Growing trees sequester carbon in wood, keeping carbon dioxide out of the atmosphere. Wood is about 50% carbon by weight. A building built with CLT “locks up” carbon for the life of the building. Large multi-story buildings are typically built from concrete and steel. Unfortunately, the production of concrete and steel results in significant carbon dioxide emissions without the added benefit of carbon sequestration.
[Globally] “The buildings and construction sector accounted for ~39% of energy and process-related carbon dioxide (CO2) emissions in 2018, 11% of which resulted from manufacturing building materials and products such as steel, cement and glass1.”
While CLT construction does not eliminate all concrete and steel use in building construction, it reduces the amounts of those carbon intense-materials. Concrete and steel are used in CLT construction when high load bearing capacity is critical. However, reduced use of concrete and steel in buildings can help lower greenhouse gas emissions associated with construction.
CAPTION: UBC's Bioenergy Research & Demonstration Facility uses cross-laminated timber throughout the building. Comparisons of the greenhouse gas footprints of CLT buildings versus similar buildings made of concrete and steel typically demonstrate the carbon mitigation benefits of CLT construction.2,3,4,5 | Photo by Don Erhardt
Building Interest in CLT
In January 2019, the International Code Council (ICC) approved a set of proposals to allow tall wood buildings as part of the 2021 International Building Code (IBC). As with anything new, there is a spectrum of acceptance; from those that are quick to adopt new ideas to others that are more hesitant to change current practices. For those inclined to consider something new, there are significant reasons to carefully consider CLT. Some of these include:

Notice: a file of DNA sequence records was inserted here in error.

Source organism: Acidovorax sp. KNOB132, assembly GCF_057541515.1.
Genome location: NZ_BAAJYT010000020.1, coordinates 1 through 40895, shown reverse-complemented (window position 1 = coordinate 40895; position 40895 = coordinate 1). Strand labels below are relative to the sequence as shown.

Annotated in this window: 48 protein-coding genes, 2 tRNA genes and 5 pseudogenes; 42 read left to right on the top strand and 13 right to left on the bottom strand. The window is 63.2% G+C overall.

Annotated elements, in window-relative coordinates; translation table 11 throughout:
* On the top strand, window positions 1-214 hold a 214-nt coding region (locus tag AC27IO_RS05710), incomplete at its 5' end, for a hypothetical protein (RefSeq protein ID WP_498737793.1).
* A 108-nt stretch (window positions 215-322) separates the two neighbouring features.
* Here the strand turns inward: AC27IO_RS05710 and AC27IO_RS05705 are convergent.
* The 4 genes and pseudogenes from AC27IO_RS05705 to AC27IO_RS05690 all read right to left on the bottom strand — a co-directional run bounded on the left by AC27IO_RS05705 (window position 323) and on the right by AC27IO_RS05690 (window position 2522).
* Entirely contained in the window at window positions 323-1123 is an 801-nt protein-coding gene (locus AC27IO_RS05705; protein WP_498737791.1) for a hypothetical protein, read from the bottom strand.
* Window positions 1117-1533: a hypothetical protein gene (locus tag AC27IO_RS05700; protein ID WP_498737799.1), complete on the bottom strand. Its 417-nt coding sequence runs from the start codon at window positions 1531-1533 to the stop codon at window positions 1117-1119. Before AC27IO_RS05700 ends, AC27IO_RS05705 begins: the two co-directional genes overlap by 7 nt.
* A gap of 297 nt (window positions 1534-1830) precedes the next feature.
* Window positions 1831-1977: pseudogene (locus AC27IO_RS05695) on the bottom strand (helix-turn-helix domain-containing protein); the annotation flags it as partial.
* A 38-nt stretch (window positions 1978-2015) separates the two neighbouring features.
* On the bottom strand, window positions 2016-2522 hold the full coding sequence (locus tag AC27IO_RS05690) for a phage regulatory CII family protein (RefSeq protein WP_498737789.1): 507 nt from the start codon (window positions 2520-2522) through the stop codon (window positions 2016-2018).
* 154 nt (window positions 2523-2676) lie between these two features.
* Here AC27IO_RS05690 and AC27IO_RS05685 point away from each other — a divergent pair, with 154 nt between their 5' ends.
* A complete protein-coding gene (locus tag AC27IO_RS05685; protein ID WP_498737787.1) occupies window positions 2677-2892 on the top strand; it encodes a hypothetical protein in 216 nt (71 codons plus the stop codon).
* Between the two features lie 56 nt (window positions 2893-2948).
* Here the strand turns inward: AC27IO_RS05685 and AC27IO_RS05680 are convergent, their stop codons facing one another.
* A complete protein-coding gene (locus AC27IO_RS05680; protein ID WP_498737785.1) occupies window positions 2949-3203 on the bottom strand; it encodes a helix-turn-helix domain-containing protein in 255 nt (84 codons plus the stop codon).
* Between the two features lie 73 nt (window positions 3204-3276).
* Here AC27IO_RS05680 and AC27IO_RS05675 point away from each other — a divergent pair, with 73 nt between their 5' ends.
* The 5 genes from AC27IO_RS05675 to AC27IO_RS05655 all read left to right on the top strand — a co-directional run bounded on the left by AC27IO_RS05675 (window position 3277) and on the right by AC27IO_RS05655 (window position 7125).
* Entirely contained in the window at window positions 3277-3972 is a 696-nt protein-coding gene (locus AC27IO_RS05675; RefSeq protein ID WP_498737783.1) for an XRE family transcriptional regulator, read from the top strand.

- Environmental attributes: The building and construction sector is a major contributor to greenhouse gas emissions worldwide. Concern for climate change is increasing. Because of these two factors, CLT is attractive by virtue of its lower carbon footprint. Someday a “carbon fee” may be attached to building materials. If that happens, then lower carbon options may have further economic implications.
- Reduced labor: CLT buildings are built in an ‘erector set’ fashion. This method dramatically reduces the amount of labor required to erect a building. This is a significant motivator for many builders as labor shortages have been a challenge in construction trades for some time.